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Dick Graves, Northern Nevada Gaming Pioneer


Although John Ascuaga has been a gaming innovator in his own right, John has been given credit for many gaming innovation that Dick Graves should be given credit for.

Richard “Dick” Graves was a native of Idaho where he owned a slot route, but when Idaho outlawed gambling, Dick moved to Reno and bought a partnership in The Nugget on South Virginia Street and he also opened the first casino in Yerrington.  Graves purchased a 60 stool cafe in Sparks and installed 50 slot machines and brought in a young John Ascuaga to run the cafe.  The most popular item on the menu was the now famous Awful-Awful hamburger.

In 1958 The Nugget moved across the street and Dick opened “Trader Dicks” restaurant which had some slot machines, but next door at the Nugget was a full casino.  When Dick Graves opened the casino in Sparks most people thought he was nuts, you see Sparks at that time was considered a Hick Town.

Dick Graves was the first casino owner to realize that slot machines were the future of modern gaming.  He was first to provide gambling patrons with a bright clean gambling atmosphere instead of the dingy dark casinos of the day.

Dick Graves’ marketing abilities have always been underestimated.  He was the first to use the concept of offering inexpensive and good food to attract customers to his casino.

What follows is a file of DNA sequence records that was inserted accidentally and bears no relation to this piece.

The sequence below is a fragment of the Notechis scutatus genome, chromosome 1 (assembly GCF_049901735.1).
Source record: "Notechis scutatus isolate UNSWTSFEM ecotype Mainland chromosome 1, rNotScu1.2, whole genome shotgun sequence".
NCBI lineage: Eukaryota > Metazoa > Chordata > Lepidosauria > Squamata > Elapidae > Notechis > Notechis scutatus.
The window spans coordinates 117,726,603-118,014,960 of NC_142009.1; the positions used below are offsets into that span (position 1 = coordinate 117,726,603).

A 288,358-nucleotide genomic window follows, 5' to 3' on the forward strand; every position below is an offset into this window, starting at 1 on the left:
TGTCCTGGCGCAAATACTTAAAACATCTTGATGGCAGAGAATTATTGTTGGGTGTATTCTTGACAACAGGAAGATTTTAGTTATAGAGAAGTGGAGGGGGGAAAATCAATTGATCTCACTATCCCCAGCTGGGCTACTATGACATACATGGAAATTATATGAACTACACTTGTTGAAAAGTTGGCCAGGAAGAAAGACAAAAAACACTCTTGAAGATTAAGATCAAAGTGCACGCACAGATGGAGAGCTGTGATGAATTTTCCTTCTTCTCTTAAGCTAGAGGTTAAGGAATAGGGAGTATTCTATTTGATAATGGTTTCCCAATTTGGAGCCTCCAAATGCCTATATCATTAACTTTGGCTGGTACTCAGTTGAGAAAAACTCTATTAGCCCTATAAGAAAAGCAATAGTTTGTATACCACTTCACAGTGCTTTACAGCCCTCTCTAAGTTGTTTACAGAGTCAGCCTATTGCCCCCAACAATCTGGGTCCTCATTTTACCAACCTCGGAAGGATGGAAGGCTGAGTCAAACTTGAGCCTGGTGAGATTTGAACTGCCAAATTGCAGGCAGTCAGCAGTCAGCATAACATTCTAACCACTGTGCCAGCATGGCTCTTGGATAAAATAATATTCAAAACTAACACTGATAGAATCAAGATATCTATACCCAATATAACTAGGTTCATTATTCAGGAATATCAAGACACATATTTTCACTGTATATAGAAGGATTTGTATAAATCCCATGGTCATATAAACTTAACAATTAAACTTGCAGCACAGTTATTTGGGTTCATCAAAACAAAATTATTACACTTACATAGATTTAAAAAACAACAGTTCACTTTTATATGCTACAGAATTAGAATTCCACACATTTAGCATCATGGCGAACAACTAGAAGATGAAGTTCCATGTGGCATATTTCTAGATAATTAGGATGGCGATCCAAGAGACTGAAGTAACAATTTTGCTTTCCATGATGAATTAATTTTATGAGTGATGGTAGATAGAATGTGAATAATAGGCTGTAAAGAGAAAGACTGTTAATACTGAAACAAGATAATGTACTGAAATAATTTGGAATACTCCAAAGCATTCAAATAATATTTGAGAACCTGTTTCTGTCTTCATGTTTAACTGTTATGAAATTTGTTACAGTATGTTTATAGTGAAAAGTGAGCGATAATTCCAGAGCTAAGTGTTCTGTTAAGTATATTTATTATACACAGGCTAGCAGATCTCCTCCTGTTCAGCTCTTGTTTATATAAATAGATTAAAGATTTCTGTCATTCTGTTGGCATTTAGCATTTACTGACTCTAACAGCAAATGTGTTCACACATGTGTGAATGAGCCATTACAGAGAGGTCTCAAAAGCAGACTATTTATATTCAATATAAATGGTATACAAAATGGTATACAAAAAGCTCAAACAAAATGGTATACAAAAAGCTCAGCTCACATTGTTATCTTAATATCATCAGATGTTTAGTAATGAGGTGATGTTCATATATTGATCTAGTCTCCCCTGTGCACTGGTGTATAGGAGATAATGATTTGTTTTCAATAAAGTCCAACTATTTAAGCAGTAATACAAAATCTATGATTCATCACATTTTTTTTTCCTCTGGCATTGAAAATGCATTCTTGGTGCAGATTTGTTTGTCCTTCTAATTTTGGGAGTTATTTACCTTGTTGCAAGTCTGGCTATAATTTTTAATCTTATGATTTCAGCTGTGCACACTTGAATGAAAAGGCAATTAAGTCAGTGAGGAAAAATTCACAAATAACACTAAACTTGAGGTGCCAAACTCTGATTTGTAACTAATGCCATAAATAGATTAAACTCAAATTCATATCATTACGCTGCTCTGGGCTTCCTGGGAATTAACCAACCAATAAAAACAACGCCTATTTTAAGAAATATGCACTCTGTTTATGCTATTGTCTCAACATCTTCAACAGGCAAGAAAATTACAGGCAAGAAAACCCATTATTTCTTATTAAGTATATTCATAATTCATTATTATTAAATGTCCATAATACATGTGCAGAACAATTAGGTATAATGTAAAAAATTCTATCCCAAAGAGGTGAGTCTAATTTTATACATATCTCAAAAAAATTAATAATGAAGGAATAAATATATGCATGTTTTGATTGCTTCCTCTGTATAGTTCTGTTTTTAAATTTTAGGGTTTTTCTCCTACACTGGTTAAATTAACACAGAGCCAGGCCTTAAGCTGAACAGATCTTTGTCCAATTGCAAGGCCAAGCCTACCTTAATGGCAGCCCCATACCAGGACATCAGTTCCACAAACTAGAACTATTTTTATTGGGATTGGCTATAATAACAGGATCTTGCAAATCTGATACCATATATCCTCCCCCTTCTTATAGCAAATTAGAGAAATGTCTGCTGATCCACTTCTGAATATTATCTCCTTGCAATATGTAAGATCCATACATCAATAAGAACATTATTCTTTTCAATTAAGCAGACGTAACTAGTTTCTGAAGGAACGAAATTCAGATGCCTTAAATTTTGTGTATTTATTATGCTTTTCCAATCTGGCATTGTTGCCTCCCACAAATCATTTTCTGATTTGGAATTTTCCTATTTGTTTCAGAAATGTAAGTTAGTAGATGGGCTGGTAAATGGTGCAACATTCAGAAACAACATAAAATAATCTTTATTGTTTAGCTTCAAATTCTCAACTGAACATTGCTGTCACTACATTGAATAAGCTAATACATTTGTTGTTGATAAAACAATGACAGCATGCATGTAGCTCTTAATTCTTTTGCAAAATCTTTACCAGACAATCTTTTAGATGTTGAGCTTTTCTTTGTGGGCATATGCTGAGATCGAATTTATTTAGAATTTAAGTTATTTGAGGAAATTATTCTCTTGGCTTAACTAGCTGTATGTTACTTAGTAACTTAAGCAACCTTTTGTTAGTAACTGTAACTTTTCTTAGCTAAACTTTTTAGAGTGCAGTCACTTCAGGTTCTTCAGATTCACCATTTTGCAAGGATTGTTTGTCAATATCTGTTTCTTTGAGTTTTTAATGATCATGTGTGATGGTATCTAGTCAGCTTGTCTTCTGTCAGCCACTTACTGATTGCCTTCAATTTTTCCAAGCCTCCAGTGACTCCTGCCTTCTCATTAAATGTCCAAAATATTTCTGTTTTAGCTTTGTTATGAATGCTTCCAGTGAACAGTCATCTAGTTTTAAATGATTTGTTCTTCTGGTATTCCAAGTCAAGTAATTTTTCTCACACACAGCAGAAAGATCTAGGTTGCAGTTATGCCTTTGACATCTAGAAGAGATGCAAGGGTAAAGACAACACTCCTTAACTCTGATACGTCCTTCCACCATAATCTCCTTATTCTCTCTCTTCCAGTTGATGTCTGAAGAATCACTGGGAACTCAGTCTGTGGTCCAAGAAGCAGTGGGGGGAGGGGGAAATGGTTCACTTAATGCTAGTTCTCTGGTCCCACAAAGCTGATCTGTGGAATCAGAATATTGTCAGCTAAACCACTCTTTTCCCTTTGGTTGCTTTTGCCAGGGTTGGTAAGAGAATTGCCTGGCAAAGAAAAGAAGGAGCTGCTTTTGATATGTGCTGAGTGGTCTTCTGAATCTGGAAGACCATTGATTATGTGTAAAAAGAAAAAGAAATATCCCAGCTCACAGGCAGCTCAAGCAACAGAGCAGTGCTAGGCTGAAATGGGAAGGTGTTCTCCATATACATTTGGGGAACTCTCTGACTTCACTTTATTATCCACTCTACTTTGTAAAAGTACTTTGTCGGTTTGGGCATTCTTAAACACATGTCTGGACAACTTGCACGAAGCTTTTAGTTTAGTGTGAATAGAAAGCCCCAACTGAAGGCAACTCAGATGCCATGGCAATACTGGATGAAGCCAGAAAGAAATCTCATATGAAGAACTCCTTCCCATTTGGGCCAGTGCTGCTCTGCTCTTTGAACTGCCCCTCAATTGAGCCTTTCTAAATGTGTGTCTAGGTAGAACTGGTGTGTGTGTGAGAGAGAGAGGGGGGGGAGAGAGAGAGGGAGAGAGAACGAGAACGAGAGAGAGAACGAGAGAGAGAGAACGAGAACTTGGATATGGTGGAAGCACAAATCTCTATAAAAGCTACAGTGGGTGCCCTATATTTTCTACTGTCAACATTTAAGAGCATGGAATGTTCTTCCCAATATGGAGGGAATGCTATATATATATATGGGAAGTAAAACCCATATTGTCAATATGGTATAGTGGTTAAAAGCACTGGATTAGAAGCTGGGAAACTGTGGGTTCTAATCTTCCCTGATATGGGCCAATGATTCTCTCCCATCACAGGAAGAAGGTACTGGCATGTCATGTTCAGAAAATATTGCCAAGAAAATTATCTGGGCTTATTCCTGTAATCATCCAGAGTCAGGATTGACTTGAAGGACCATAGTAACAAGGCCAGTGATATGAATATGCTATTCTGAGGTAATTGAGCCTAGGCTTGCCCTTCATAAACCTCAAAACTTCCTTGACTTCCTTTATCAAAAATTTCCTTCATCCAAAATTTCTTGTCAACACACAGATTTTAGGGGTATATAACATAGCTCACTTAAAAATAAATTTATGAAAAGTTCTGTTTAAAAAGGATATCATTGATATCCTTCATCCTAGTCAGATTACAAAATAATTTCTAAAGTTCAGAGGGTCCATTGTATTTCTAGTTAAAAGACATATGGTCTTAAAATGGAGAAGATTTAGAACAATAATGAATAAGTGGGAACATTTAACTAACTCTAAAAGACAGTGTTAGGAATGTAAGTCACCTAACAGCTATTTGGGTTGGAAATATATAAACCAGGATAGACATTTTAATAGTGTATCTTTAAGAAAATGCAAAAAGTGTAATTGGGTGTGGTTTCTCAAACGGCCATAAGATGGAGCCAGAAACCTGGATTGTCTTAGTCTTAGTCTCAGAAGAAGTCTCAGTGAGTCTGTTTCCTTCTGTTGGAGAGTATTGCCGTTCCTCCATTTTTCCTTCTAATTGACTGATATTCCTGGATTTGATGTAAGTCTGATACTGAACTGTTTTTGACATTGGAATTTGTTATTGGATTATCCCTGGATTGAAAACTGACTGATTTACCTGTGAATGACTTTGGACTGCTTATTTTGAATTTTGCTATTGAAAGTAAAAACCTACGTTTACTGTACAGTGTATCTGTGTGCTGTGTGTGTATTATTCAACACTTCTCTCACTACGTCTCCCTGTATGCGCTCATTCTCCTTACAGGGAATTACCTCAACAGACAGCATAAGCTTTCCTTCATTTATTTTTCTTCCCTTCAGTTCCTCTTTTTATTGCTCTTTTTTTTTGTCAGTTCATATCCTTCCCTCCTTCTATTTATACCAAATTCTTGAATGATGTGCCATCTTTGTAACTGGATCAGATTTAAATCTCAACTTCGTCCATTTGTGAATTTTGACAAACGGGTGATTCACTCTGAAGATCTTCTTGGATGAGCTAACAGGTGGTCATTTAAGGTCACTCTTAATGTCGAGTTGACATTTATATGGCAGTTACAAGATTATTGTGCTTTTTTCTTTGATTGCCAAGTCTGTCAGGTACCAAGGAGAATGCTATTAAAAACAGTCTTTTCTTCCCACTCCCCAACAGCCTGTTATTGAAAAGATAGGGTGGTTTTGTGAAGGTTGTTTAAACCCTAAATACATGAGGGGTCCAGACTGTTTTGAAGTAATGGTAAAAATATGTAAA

Dick was the person that purchased the now famous Bertha the elephant, who was the main attraction at many Nevada Day parades.  Dick soon built the Circus Room at the Nugget for Bertha to perform in.

The success of the Nugget allowed Dick to open a top of the line restaurant called the “Golden Rooster” where he displayed a 15 pound solid gold rooster designed and made by a San Francisco Jeweler.  The gold rooster started quite a stir when the Treasury department claimed the rooster was a violation of the 1934 act that limited anyone from owning more than 50 ounces of gold.  The rooster was finally vindicated but not after Dick Graves milked the controversy for all the publicity he could get.

One of Dick’s most famous marketing events was when he hired “Happy” Bill Howard in 1955 to sit on a 6′ wide platform sixty feet in the air in the Nugget parking lot on a flagpole to try to break his own record.  Howard did break the record and sat for 204 days.  When Howard came down from the flagpole Dick Graves paid him 5,000 dollars in cash.

Dick Graves sold his casino to John Ascuaga in 1960 for $3.75 million dollars.  On that day Dick Graves told the crowd “that he didn’t want to be the richest man in the cemetery”.

Dick Graves was truly a gaming pioneer.

About the Author: Martin T. Smith

Besides being an authority on the Nevada state flag, Martin is the creator of 'The Nevada Trivia Game', author of "The Battle Born Nevada Trivia Book”, “The Nevada Battle Born Cookbook” and longtime owner of 'The Flag Store Sign & Banner' in Sparks, Nevada.